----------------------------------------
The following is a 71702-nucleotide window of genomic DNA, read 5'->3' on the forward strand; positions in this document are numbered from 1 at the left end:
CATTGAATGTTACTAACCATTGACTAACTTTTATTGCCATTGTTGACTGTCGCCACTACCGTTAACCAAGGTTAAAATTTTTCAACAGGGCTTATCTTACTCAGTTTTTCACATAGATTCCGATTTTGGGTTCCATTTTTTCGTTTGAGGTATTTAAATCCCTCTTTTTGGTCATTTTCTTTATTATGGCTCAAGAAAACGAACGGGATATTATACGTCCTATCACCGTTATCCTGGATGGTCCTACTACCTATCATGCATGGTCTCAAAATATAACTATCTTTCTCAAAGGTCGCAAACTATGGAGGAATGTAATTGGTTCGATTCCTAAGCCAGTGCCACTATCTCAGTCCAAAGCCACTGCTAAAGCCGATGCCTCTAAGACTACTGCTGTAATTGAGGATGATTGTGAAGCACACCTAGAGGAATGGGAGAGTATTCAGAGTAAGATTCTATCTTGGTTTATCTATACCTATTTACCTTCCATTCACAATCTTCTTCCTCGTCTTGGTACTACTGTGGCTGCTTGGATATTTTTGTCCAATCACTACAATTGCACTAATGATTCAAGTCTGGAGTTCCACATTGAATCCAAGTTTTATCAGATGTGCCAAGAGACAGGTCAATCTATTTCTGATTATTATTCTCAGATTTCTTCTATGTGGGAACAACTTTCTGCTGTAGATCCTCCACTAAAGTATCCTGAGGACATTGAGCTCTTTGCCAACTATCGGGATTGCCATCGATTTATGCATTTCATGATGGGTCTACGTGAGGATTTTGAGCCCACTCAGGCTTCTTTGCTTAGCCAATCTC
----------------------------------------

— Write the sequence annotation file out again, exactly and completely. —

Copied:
The following is a 71702-nucleotide window of genomic DNA, read 5'->3' on the forward strand; positions in this document are numbered from 1 at the left end:
CATTGAATGTTACTAACCATTGACTAACTTTTATTGCCATTGTTGACTGTCGCCACTACCGTTAACCAAGGTTAAAATTTTTCAACAGGGCTTATCTTACTCAGTTTTTCACATAGATTCCGATTTTGGGTTCCATTTTTTCGTTTGAGGTATTTAAATCCCTCTTTTTGGTCATTTTCTTTATTATGGCTCAAGAAAACGAACGGGATATTATACGTCCTATCACCGTTATCCTGGATGGTCCTACTACCTATCATGCATGGTCTCAAAATATAACTATCTTTCTCAAAGGTCGCAAACTATGGAGGAATGTAATTGGTTCGATTCCTAAGCCAGTGCCACTATCTCAGTCCAAAGCCACTGCTAAAGCCGATGCCTCTAAGACTACTGCTGTAATTGAGGATGATTGTGAAGCACACCTAGAGGAATGGGAGAGTATTCAGAGTAAGATTCTATCTTGGTTTATCTATACCTATTTACCTTCCATTCACAATCTTCTTCCTCGTCTTGGTACTACTGTGGCTGCTTGGATATTTTTGTCCAATCACTACAATTGCACTAATGATTCAAGTCTGGAGTTCCACATTGAATCCAAGTTTTATCAGATGTGCCAAGAGACAGGTCAATCTATTTCTGATTATTATTCTCAGATTTCTTCTATGTGGGAACAACTTTCTGCTGTAGATCCTCCACTAAAGTATCCTGAGGACATTGAGCTCTTTGCCAACTATCGGGATTGCCATCGATTTATGCATTTCATGATGGGTCTACGTGAGGATTTTGAGCCCACTCAGGCTTCTTTGCTTAGCCAATCTC